In 1963, one of the earliest reports describing a problem with fetal development in a woman taking an antiepileptic drug (AED) was published. The report described that the woman was taking mephenytoin, a medication similar to Dilantin, throughout her pregnancy. The child was found to have a low IQ, cleft palate, speech problems and a small head. Since that early report, it is clear that AEDs can be associated with an increased risk of medical problems with the developing fetus.
While seizure medications can cause problems for the developing baby, not taking seizure medications may result in more problems- a real double edged sword! Remember, intense seizures, especially generalized tonic-clonic seizures (= grand mal seizures) can result in serious problems for developing fetus. For most women with epilepsy, the safest strategy for their developing baby is to take a seizure medication.
In the old days, women with epilepsy were discouraged by some clinicians from going through a pregnancy—because of concerns about having a medically handicapped child. The latest data suggests that it is quite safe for the overwhelming number of women with epilepsy to consider pregnancy. Although the risk of having a medical problem may be higher than the general population, the increased risk may not be all that high and the majority of women with epilepsy can deliver healthy children. See the Table below for more details.
So, which AED should a woman take during her pregnancy? This is an extremely important question. The North American Antiepileptic Drug Pregnancy Registry recently reported its important new findings. These findings will be of great help in this important decision making process. The report compares the frequency of major malformations in the developing fetus in women taking an antiepileptic drug (AED) during their pregnancy. New and older AEDs are analyzed. Major malformations are serious medical problems that the fetus can develop during early development in the womb. Examples of major fetal malformations include cleft palate, spina-bifida and heart valve defects.
What is really important about this study: it compares the risk/safety of taking older and the newer AEDs during pregnancy. The study provides information for clinicians about the relative safety during pregnancy of 11 of the most commonly used AEDs. Prior to this study, there was not enough information available to say, with hardly any confidence, which of the newer AEDs is the safest. Past studies had too few women exposed to the newer AEDs to make conclusions. I am sure it makes sense-you need a large number of women exposed to an AED during their pregnancy to see what the problems are. You also need to compare women taking AEDs to controls (women going through their pregnancy not taking AEDs). This way, you can study what the problems are. That is why the North American Pregnancy Registry report is so important. This study describes a relatively large number of women exposed to AEDs during their pregnancies in order to compare the rates of problems with the fetal development- for both old and the new AEDs.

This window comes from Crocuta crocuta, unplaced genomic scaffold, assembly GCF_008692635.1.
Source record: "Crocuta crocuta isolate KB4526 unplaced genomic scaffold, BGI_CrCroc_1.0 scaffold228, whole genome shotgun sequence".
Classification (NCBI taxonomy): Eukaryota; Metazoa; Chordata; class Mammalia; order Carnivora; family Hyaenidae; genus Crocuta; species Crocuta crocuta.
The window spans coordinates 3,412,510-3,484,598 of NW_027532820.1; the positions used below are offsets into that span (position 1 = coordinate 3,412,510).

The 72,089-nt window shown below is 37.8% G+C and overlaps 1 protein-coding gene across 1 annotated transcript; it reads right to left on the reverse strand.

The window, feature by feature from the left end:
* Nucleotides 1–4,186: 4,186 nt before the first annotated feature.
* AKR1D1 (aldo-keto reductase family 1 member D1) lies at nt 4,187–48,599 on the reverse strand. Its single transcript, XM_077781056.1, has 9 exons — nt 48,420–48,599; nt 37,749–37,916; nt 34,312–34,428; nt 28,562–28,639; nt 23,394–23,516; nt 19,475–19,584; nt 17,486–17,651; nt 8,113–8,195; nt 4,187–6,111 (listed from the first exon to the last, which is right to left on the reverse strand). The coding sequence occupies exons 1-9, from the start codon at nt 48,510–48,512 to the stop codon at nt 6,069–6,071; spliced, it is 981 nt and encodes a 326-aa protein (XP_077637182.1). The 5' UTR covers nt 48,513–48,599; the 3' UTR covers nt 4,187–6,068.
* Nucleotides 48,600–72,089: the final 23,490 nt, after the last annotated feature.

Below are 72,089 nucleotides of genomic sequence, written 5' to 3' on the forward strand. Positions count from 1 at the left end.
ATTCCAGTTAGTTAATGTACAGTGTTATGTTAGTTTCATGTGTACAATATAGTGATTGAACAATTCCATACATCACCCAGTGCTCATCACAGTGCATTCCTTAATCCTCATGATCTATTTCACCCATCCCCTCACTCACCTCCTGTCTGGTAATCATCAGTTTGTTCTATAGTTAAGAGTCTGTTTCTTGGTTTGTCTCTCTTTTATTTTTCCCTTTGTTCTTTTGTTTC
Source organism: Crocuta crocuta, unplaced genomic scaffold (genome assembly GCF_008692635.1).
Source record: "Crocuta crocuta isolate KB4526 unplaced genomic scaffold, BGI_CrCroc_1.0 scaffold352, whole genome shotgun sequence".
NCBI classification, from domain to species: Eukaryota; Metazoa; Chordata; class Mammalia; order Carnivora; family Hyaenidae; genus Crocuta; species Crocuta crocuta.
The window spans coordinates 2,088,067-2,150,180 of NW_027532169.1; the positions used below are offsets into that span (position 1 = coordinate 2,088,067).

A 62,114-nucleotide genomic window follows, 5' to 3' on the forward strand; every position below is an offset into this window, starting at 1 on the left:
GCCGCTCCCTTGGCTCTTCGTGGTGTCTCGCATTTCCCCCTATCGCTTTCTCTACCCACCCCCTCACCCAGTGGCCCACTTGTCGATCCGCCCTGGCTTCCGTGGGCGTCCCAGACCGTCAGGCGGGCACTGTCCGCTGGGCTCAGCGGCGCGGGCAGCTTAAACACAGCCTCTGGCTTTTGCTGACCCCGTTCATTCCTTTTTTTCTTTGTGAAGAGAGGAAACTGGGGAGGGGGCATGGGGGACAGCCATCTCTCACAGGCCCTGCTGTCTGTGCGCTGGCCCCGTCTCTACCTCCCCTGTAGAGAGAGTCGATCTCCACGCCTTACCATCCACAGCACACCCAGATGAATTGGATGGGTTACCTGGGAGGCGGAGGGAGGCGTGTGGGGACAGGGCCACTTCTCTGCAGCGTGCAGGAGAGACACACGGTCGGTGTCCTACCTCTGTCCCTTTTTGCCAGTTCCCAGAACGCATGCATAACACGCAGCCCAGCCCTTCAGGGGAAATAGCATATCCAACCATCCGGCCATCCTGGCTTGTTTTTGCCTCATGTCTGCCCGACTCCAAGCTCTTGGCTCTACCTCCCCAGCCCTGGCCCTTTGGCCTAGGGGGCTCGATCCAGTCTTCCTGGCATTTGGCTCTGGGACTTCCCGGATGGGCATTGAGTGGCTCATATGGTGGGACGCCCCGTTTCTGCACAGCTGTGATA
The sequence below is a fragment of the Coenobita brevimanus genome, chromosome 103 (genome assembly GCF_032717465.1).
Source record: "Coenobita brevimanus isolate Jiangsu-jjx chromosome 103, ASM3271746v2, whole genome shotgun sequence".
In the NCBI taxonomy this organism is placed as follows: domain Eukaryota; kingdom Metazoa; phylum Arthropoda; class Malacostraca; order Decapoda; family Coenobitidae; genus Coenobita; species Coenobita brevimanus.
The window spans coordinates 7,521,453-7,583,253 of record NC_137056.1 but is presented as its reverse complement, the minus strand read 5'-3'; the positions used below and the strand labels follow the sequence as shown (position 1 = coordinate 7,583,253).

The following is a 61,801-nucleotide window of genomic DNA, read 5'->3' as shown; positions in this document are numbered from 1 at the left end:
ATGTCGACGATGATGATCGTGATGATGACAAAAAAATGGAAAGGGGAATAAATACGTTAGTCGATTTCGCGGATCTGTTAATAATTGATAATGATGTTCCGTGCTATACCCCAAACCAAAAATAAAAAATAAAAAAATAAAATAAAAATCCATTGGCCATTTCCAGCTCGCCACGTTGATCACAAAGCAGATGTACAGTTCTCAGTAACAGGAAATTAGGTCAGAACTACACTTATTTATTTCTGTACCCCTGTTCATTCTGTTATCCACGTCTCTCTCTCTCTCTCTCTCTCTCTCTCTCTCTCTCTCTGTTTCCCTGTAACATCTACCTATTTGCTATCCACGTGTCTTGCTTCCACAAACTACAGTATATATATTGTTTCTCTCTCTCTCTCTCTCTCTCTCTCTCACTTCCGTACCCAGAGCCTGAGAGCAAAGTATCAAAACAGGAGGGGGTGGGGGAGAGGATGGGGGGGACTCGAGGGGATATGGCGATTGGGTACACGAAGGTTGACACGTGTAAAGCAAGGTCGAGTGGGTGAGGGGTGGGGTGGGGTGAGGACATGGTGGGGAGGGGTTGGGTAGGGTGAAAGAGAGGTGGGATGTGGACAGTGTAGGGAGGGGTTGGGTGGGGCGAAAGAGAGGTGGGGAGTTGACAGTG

The study evaluated women from 1997 through 2011. 7,370 women were enrolled in the study. 4,899 women were taking only one seizure medication. The women taking only one AED are an important group—because they are only on one AED, it is easier to determine what problems are the result of the seizure medication. In contrast, if a woman is on three AEDs (Depakote, Dilantin and Keppra, for example), then it is harder to determine which AED is causing an identified problem. The study describes the rates of fetal malformations in women taking only one AED. These women are compared to controls (women not taking AEDs).
The following table summarizes some of the key findings (based on Table from North American Antiepileptic Drug Pregnancy Registry Spring 2012 newsletter). This is a great Table!:
The results of this study will be helpful as the clinician and patient consider going through a pregnancy on an AED. We encourage women with epilepsy who are considering pregnancy to have a detailed discussion with their healthcare provider—to optimally plan the pregnancy. The results from the North American Antiepileptic Drug Pregnancy Registry are a great addition to the literature (see their newsletter:www.aedpregnancyregistry.org for more information). The results of other pregnancy registries are going to be reported in the near future—and will further add to our understanding of this complicated and important topic!
Hernandez-Diaz S, Smith CR, Shen A, et al. Comparative safety of antiepileptic drugs during pregnancy. Neurology 2012;78:1692-1699.
Mullers-Kupper vM. Embryopathy during pregnancy caused by taking anticonvulsants. Acta Paeddopsychiatr 1963;30:401-405.
The North American Antiepileptic Drug Pregnancy Registry Spring Newsletter: www.aedpregnancyregistry.org
Yerby MS, Battino D, Montouris GD. General principles: teratogenicity of antiepileptic drugs. In: Engel J, Pedley T, ed. Epilepsy: a comprehensive textbook. Philadelphia: LWW; p. 1213-1224.
LATEST UPDATE: 5/23/2012